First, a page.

Tuesday, March 20, 2007

The OutWatch Begins... April 2

A baseball team's most valuable commodity in a game are its 27 outs. The more outs you have left, the more chance you have to score runs -- and the better chance of winning the game.

That means that the most important skill a ballplayer can have is Not Making Out. No matter what one does -- hit singles, hit for power, get hit by the pitch, reach on error, mentally force the ball to be trapped in the catcher's equipment -- if you're not making out, you are helping your team greatly, and if you are making out, you're not helping your team. You can make up for it somewhat by hitting for extra bases -- but Not Making Out is most important.

So what? So this: this off-season, the Los Angeles Dodgers signed center fielder Juan Pierre to an astounding contract for way too much money, despite the fact that Juan is exceptionally good at only one thing: making out.

Not true! say the Pierre fans. He sprays singles! He had 204 hits last year (156 of them singles) -- he led the league!

And that's true. But unfortunately, when he wasn't spraying those singles, he wasn't doing anything else. Juan Pierre also led the league in outs -- making 532 of them. In fact, Pierre has managed to record more than 500 outs in each of the last four seasons.

A player who doesn't hit for power and makes as many outs as Pierre does is not helping his team. What's worse, he represents a large percentage of the Dodgers' payroll. My ire is focused.

That's why the blog. But what is the Juan Pierre OutWatch?

I wondered... with a talent so prodigious, can Juan manage to se the single-season record for outs in a season?

This record is currently held by Omar Moreno, who, as a Pirate in 1980, managed to make out an astounding 560 times.

To reach this feat, our Juan will have to stay healthy (he'll have to play every game), spray singles well enough to stay in the lineup, and make an average of over three outs per game. Every 2-for-5 day Juan logs will mean that he's a little further from making this highly dubious achievement.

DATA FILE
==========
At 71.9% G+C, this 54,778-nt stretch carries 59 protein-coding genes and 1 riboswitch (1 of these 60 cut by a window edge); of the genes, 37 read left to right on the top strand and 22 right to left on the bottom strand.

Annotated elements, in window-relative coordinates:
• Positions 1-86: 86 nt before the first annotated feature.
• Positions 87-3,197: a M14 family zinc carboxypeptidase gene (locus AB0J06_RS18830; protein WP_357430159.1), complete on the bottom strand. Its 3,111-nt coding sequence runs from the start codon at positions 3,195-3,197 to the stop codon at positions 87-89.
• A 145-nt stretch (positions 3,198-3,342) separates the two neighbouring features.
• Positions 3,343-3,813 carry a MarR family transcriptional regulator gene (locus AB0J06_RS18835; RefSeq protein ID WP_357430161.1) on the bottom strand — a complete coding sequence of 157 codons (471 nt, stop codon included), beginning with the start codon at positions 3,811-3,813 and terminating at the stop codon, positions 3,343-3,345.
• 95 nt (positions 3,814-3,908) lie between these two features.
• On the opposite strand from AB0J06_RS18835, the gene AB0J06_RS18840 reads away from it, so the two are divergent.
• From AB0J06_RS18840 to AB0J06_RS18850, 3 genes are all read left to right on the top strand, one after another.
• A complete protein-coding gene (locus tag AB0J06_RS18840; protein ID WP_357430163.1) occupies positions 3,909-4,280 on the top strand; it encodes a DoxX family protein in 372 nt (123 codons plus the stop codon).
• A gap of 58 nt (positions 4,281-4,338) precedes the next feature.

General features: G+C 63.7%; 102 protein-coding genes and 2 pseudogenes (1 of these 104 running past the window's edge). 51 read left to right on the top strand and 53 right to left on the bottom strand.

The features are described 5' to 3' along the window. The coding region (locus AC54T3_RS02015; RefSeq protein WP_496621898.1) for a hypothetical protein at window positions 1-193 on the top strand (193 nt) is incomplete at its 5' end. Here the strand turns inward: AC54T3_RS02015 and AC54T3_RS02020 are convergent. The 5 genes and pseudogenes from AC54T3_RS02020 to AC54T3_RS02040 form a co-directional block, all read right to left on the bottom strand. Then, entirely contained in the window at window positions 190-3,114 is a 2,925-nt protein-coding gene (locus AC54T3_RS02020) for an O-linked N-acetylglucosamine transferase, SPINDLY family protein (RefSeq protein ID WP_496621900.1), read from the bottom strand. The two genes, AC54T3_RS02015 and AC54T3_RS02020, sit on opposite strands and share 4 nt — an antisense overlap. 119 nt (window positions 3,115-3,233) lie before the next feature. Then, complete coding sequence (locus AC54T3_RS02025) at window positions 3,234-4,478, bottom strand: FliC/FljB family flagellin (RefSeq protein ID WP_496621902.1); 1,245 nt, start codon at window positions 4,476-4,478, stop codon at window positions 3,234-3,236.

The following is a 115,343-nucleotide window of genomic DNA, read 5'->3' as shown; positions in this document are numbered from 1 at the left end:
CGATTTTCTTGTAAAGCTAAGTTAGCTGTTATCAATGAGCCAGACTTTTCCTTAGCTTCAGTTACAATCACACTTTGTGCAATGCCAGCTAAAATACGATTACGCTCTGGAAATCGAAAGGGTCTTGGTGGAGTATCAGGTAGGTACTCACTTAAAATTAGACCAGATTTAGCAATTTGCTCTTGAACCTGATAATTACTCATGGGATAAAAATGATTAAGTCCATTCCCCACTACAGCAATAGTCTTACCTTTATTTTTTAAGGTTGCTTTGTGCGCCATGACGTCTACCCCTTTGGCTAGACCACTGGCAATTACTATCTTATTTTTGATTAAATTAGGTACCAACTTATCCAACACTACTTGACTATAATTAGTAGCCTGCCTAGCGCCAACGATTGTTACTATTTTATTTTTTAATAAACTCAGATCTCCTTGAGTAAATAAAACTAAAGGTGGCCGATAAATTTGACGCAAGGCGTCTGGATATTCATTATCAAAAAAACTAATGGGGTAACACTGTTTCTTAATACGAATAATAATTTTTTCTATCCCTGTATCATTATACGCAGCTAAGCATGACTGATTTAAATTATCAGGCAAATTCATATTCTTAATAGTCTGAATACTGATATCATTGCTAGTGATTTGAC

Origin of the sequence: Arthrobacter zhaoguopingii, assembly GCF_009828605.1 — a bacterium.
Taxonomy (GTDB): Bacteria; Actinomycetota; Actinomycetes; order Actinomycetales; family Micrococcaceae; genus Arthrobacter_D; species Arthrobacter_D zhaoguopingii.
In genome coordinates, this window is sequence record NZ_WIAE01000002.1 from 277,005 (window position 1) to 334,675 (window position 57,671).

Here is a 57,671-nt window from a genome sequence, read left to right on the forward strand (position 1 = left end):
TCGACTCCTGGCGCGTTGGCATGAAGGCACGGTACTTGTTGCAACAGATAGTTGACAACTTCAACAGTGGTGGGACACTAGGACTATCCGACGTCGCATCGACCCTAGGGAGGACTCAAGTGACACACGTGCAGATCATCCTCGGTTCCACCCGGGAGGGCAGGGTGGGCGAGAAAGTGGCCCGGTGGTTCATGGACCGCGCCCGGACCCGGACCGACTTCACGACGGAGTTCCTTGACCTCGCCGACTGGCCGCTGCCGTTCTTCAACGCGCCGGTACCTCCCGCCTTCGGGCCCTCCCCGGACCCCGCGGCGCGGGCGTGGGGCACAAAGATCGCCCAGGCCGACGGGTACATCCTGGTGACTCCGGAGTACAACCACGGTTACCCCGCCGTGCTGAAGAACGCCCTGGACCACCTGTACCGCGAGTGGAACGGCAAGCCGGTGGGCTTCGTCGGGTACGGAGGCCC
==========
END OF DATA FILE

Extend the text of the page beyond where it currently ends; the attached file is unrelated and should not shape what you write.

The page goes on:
Tracking Juan's progress will be the Juan Pierre OutWatch. We will be there every step of the way, barring unforseen events, like work.

1 comment:

jimbilly4 said...

Small question: What qualifies as an official out?

Obviously hit, walk, or HBP is not an out.

How about reaching on an error?
Caught stealing?
Being part of a double play or Fielder's choice?

Looking at the official stat it is:

So it looks as if officially, the out belongs to the hitter, not the runner unless they are trying to steal. What do you do about poor baserunning,
the guy trying to go from 1st to third and getting tagged, or 2nd to home? That is not registered as caught stealing, I would assume, which means there would be more outs than outs per player. While difficult to keep track of, you might want to consider these outs as well...

So let's see. Give Pierre 750 PAs next year. Let's say he is caught stealing 24 times (his worst year), GDP 10 times (ties his high), sacrifices 18 times (15 bunts, 3 flies; ties his high), HBP 8 times (last year's #), gets 32 walks (ties his worst full 162 game year).

This gives him 692 ABs.

Outs=692 - Hits + 24 + 10 + 18.
Hits=744 - Outs
Or Hits = 184 to tie the record, or a .266/.305
AVG/OBP line.

Seems unlikely he could keep his starting job if he is that bad. What if he is caught stealing 30 times?
190 hits, .275/.313 ... That might fly, especially if he goes through a July/August slump. How about the magical 200 hits? He could walk a pathetic 22 times (combined with 30 CS) and bat .285.

Numbers to keep in mind going forward.